Tropical Storm Ian to pound Cuba as it becomes a major hurricane
HAVANA — Tropical Storm Ian hurtled toward western Cuba on Sunday, prompting the government to evacuate tourists amid expectations of life-threatening storm surges as it turns into a hurricane on Monday, according to the National Hurricane Center.
Ian had begun to strengthen over the warm waters of the Caribbean Sea late on Sunday, as it moved slowly northwestward towards Cuba, with sustained winds of 60 miles per hour (96 km per hour), the NHC said.
Cuba evacuated tourists on Sunday from the Isla de la Juventud, off the island’s southwestern coast, as well as workers from nearby Cayo Largo, one of the country’s top tourist destinations, according to official media reports.
Ports throughout the western half of Cuba were closed as early as Friday evening, and fishermen called back to harbor ahead of the pending storm, which is expected to bring heavy rainfall.
Cuban officials were monitoring the track of the storm, which had tended slightly eastward than earlier predictions suggested, putting the capital Havana closer to the crosshairs.
The National Hurricane Center said Ian was expected to develop into a major hurricane in the eastern Gulf of Mexico by midweek but noted that “uncertainty in the track and intensity forecasts remain higher than usual.”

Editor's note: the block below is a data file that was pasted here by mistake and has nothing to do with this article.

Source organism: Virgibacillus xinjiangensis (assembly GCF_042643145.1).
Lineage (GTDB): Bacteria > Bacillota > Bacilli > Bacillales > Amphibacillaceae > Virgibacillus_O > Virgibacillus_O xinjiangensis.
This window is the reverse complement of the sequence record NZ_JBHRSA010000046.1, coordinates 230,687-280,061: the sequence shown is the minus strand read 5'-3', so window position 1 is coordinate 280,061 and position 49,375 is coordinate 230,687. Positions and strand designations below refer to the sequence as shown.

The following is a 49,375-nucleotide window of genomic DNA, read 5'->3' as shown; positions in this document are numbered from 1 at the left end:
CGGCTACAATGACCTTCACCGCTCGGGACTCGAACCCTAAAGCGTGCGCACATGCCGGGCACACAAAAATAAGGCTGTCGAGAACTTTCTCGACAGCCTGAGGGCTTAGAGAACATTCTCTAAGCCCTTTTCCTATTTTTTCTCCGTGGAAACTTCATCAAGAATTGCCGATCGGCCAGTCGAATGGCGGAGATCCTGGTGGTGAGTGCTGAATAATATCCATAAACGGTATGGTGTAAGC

As of early evening Sunday, Tropical Storm Ian was 430 miles (695 km) from Cabo San Antonio, Cuba’s westernmost tip.
The center said hurricane warnings had been issued for the Cuban provinces of Isla de Juventud, Pinar del Rio and Artemisa.
“Life-threatening storm surge and hurricane-force winds are expected in portions of western Cuba beginning late Monday,” the NHC said.
Storm Ian is also forecast to produce heavy rainfall, flash flooding and possible mudslides in areas of higher terrain, especially over Jamaica and Cuba.
By mid-week the storm could cause flooding across the Florida Keys and Florida peninsula, NHC added.
Florida officials warned people across the state to be ready for the storm with supplies of food, water, fuel, batteries and medicine.
Governor Ron DeSantis has declared a state of emergency in all 67 of the state’s counties.
“The path of this is still uncertain,” he said at a news conference. “The impacts will be broad throughout the state of Florida.”
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